The Season for Sanity


Soooo, it’s October and beginning with Halloween’s demand for costumes, candy, and various parties both of the adult and the kid-friendly variety, you’re starting up the track of the roller coaster that is the holiday season. Before the trick-or-treat candy is even gone, you’re having to think about Thanksgiving and all that comes with it: the meal preparations and the celebratory gatherings and the decorating and the family visits…tired yet? Still sane?

Set your fork down in the puddle of gravy on your plate, and you’ve barely got a chance to blink before Christmas looms large, bringing visions of overcrowded shopping malls and endless cooking and strict budgeting and insane schedule-juggling dancing in your head like a sugarplum fairy on high speed And joy is supposed to be in there somewhere, but true, genuine holiday cheer can get lost in the shuffle as can your focus on staying healthy, enjoying quality time as a family, and taking a moment to remember what the season is really about.

Unfortunately, by the time New Year’s rolls around, you’re so frazzled and ready for it to all be over that the champagne isn’t so much celebratory, and you’re starting a new calendar year off feeling like your sanity is on the verge of collapse. No wonder all those resolutions seem so hard to follow—you’re tired, stretched thin, and wishing you could crawl into bed for the next three months.

Have we nailed it? With so much going on even during the most normal parts of the year, when the holidays descend on us with what seems like an increasing list of demands that all need our attention NOW, it’s easy to see why so many people have begun to dread them. But all it takes is a little bit of planning, and you can have a holiday season that runs smoothly (or as close to it as humanly possible) and allows you enough space, time, and sanity that you can actually enjoy this most wonderful time of the year.

First off, do a mental cleanse and just take ten minutes of quiet to breathe and let go of everything you think you HAVE to do.

Mind clear and fresh, think about the budget you have to work with for all of your various holidays. That will help you determine things like gifts, party budgets, meal hosting budgets, etc. Money is a huge stressor during the holiday season, so feeling that you have a firm grasp on that will give you a major sense of relief.

Next, create a schedule or a timeline for when your shopping must be finished, whether that’s buying the ingredients and supplies for the parties, gatherings, or family visits you’re hosting or shopping for all of the gifts on your list. Having that will help you avoid feeling frazzled at the last minute when you realize that it’s (gasp) the DAY BEFORE and you’re still short on something. Or everything.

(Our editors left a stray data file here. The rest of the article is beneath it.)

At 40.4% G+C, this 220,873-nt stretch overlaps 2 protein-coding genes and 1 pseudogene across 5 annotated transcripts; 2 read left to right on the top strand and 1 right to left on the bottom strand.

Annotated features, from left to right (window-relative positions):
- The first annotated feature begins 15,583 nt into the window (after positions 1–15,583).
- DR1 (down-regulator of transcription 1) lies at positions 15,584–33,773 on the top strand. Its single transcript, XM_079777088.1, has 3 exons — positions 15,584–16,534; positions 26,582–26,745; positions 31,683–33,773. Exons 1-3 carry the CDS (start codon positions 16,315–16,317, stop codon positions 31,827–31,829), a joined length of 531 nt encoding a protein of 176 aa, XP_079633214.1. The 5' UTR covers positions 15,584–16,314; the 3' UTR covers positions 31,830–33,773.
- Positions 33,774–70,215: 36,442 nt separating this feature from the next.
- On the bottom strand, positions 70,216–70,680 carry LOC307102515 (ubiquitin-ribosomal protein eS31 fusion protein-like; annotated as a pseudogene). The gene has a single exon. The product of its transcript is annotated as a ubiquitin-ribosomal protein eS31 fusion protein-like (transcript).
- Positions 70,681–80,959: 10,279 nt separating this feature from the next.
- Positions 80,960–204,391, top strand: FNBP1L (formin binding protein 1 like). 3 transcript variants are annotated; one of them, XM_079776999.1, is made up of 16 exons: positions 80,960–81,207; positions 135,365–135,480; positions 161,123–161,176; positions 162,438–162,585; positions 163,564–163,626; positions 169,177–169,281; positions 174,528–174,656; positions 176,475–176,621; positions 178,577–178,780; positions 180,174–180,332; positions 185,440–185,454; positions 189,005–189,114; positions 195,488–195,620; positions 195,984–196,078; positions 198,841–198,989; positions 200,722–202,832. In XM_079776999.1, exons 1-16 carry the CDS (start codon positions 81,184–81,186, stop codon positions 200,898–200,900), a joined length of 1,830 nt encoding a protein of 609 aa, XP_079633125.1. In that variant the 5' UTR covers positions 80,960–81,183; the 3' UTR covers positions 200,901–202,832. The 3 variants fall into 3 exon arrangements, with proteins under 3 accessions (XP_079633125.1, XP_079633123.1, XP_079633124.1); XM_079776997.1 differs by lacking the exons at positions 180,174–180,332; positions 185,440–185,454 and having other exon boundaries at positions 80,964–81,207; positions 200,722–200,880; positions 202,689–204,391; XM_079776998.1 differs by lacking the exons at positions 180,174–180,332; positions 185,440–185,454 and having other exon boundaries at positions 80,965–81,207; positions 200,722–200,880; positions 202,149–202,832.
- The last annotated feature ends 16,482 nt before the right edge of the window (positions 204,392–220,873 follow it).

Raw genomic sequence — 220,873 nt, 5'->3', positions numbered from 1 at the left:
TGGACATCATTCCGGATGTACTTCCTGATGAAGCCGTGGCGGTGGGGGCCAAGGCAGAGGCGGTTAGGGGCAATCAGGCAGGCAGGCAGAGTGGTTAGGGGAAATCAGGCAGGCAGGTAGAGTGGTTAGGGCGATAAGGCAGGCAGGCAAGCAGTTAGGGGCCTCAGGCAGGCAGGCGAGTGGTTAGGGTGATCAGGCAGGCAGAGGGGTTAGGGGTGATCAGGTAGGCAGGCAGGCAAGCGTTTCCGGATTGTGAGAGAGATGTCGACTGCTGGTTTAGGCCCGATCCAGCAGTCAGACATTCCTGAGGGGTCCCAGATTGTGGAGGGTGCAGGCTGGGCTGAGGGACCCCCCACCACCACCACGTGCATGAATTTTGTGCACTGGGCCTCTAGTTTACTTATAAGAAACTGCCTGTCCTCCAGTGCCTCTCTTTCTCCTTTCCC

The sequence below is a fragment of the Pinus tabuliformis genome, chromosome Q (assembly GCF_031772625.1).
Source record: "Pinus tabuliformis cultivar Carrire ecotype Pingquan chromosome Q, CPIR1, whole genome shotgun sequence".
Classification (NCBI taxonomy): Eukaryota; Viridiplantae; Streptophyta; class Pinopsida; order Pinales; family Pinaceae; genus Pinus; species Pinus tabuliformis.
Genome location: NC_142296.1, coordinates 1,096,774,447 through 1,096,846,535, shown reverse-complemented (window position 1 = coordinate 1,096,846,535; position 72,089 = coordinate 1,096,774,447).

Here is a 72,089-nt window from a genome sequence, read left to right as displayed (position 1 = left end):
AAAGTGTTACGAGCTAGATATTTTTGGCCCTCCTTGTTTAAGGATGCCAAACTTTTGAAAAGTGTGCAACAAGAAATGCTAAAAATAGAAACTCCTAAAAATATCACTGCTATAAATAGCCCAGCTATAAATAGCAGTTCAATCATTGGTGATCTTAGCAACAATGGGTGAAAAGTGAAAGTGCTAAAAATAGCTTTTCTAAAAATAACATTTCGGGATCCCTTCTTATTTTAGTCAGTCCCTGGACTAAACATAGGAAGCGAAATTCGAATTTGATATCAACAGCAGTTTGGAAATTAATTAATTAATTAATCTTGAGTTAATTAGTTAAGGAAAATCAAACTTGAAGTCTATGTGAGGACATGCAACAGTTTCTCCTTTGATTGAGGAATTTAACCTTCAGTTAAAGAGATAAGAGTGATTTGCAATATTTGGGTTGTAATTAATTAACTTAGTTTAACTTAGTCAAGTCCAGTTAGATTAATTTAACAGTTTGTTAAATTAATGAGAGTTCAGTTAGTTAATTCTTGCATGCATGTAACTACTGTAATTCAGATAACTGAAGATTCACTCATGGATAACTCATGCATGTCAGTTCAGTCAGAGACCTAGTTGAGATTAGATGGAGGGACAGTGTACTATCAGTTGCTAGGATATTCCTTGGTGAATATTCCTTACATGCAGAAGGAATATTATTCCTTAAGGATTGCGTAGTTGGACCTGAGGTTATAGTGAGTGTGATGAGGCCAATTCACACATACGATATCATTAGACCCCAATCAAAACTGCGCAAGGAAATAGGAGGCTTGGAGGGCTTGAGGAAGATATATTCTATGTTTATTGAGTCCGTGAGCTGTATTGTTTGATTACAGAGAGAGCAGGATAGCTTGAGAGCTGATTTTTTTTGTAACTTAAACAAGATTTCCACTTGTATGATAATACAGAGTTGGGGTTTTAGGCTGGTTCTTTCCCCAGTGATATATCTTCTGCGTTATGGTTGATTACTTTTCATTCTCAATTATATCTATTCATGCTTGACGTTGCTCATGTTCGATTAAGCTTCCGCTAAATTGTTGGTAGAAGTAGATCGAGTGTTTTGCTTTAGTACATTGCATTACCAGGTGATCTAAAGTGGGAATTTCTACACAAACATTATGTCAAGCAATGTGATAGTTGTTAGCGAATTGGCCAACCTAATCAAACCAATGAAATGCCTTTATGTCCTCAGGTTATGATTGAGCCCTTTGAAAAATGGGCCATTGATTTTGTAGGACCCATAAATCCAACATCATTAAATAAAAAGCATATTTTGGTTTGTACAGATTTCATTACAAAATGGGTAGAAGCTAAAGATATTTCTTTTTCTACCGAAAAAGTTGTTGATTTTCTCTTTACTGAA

Remember that time is also a gift, and you’re not the only one who feels a little crazy in all of this holiday madness. Your kids and your spouse have their own things going on, as you well know, since you ARE the one managing the household and all of its comings and goings, and they can feel just as over-scheduled as you do. Make sure to plan some quality time together—alone—as a family that is relaxing and gives you the opportunity to enjoy one another’s company.

That said, remember that you don’t have to say yes to everything. We know you might feel a little guilty about having to say no, but handle it with care and explain that you’d love to be there, but you have prior commitments. If you decline a few initiations, realize that people will more than likely be understanding—this is, after all, a time that’s busy for everyone, and no one person can do it all.

This is also a reason to ask for help from your family and delegate things to people you know can handle the responsibility to take some of the stress off your shoulders. Have your kids set the table for meals and help you clean the house, have family gift wrapping parties so that you’re not the one doing it all, and have your spouse pick up some of the groceries or supplies you need on their way home from work. The more helpers you have, the less stressed-out and alone you’ll feel.

Remember the importance of your own mental health and physical health as well. Do something for yourself that centers your mind and puts you in a calm, happy mood whether that’s meditating, reading, or just going for a nice, leisurely stroll—and make exercise a priority, even if it’s a few minutes here and there. It’ll help you feel at the top of your game and ready to charge on.

Don’t let the holidays leave you feeling like the Grinch. This time should be a gift, so take a breath and focus on what you need for it to be one you want to unwrap rather than return.